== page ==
That being said, I did enjoy the book overall. Hersey was able to bring Antonietta to life, and her story was quite compelling.
I also found myself wanting to look up some music by those composers in the novel who are not as familiar to me (Schoenberg anyone?). Thank God for YouTube.
Overall score: 4/5 stars
An old man sits at a desk in the middle of a room filled with thousands of books. They are his life–he never could connect with anything more than them. He thought he did, once, with his wife, but she’s been dead now, ten years.
His son appears at the door and lingers outside. He’s tall, wan, with a thick head of blond hair. He leans against the frame and glowers at the person inside.
The father makes no move, no indication that he is aware of the boy’s presence. It’s been like this forever. The son hates it. He’s seen his other friends as they’ve grown up around him – they all with their fathers, learning trades, about women, about life – and he, alone. At seven his mother gone, his other parent absent-though right down the hall-inaccessible, unwilling, always with his books. His precious tomes, which he smiled at, acknowledged, as if they were his offspring. And he, the real one, left to fend for himself. Only the maids would interact with him, pityingly. Poor little one, they always said, Poor child.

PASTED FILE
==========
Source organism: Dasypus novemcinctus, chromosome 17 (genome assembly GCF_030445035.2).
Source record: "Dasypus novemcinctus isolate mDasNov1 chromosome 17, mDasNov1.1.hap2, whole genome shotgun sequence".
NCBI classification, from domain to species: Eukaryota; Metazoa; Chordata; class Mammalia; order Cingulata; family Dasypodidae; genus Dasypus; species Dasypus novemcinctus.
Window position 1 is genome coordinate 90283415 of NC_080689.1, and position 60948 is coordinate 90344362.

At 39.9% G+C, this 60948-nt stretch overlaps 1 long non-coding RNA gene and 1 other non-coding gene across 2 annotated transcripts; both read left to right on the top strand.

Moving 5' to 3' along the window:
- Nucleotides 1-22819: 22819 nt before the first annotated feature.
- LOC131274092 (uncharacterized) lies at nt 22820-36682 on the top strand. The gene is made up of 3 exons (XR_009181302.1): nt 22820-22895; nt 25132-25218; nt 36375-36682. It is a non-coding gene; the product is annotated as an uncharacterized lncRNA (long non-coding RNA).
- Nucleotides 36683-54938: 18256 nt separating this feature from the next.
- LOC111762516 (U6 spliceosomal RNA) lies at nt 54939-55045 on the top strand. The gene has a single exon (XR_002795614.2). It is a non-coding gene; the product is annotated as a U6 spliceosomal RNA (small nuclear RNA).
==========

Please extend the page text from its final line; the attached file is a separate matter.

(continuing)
The old man looks up, finally, at the figure in the doorway. “What is it, boy?”
The son opens his mouth, pauses, shuts it again. He wants to ask something, anything, but the gray eyes that glare at him from under thick brows scare him. They always have. He hates this too. “I–”
“If you’ve nothing to say, stop wasting my time.”
Bitter, silenced, the youth turns and stalks out of the doorway and down the hall. Seventeen years of this, he thinks, Seventeen years of disdain, of being looked at like I am worthless. And yet those books… a slight chuckle here, a choke, a change of thought …Those books are all the man loves.